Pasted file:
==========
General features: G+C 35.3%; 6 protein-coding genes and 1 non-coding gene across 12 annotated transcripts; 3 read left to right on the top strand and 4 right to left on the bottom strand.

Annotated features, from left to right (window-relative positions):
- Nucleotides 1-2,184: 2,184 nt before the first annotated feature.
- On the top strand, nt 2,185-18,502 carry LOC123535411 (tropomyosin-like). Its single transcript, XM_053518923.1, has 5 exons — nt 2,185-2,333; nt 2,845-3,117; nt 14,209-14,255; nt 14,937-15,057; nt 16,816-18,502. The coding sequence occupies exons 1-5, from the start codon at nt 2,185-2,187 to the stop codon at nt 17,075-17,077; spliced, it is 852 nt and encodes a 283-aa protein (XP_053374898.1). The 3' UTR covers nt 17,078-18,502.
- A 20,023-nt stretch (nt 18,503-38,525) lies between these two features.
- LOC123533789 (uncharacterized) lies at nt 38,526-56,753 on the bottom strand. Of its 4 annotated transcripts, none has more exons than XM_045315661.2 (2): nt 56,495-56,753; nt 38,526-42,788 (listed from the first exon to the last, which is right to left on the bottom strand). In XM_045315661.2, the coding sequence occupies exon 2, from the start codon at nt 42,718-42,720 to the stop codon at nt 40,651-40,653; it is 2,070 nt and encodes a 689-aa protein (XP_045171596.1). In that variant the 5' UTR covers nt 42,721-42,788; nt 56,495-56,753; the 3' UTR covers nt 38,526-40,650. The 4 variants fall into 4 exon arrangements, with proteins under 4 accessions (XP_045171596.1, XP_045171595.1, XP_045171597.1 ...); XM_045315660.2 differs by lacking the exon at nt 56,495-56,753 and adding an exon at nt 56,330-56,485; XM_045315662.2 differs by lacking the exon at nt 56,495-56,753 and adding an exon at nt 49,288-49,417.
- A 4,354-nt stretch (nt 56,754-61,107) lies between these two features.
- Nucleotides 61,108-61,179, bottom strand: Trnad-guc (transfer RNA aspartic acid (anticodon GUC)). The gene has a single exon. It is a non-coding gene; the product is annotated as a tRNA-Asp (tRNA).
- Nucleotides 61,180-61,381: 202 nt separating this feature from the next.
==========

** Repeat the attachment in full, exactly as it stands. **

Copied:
General features: G+C 35.3%; 6 protein-coding genes and 1 non-coding gene across 12 annotated transcripts; 3 read left to right on the top strand and 4 right to left on the bottom strand.

Annotated features, from left to right (window-relative positions):
- Nucleotides 1-2,184: 2,184 nt before the first annotated feature.
- On the top strand, nt 2,185-18,502 carry LOC123535411 (tropomyosin-like). Its single transcript, XM_053518923.1, has 5 exons — nt 2,185-2,333; nt 2,845-3,117; nt 14,209-14,255; nt 14,937-15,057; nt 16,816-18,502. The coding sequence occupies exons 1-5, from the start codon at nt 2,185-2,187 to the stop codon at nt 17,075-17,077; spliced, it is 852 nt and encodes a 283-aa protein (XP_053374898.1). The 3' UTR covers nt 17,078-18,502.
- A 20,023-nt stretch (nt 18,503-38,525) lies between these two features.
- LOC123533789 (uncharacterized) lies at nt 38,526-56,753 on the bottom strand. Of its 4 annotated transcripts, none has more exons than XM_045315661.2 (2): nt 56,495-56,753; nt 38,526-42,788 (listed from the first exon to the last, which is right to left on the bottom strand). In XM_045315661.2, the coding sequence occupies exon 2, from the start codon at nt 42,718-42,720 to the stop codon at nt 40,651-40,653; it is 2,070 nt and encodes a 689-aa protein (XP_045171596.1). In that variant the 5' UTR covers nt 42,721-42,788; nt 56,495-56,753; the 3' UTR covers nt 38,526-40,650. The 4 variants fall into 4 exon arrangements, with proteins under 4 accessions (XP_045171596.1, XP_045171595.1, XP_045171597.1 ...); XM_045315660.2 differs by lacking the exon at nt 56,495-56,753 and adding an exon at nt 56,330-56,485; XM_045315662.2 differs by lacking the exon at nt 56,495-56,753 and adding an exon at nt 49,288-49,417.
- A 4,354-nt stretch (nt 56,754-61,107) lies between these two features.
- Nucleotides 61,108-61,179, bottom strand: Trnad-guc (transfer RNA aspartic acid (anticodon GUC)). The gene has a single exon. It is a non-coding gene; the product is annotated as a tRNA-Asp (tRNA).
- Nucleotides 61,180-61,381: 202 nt separating this feature from the next.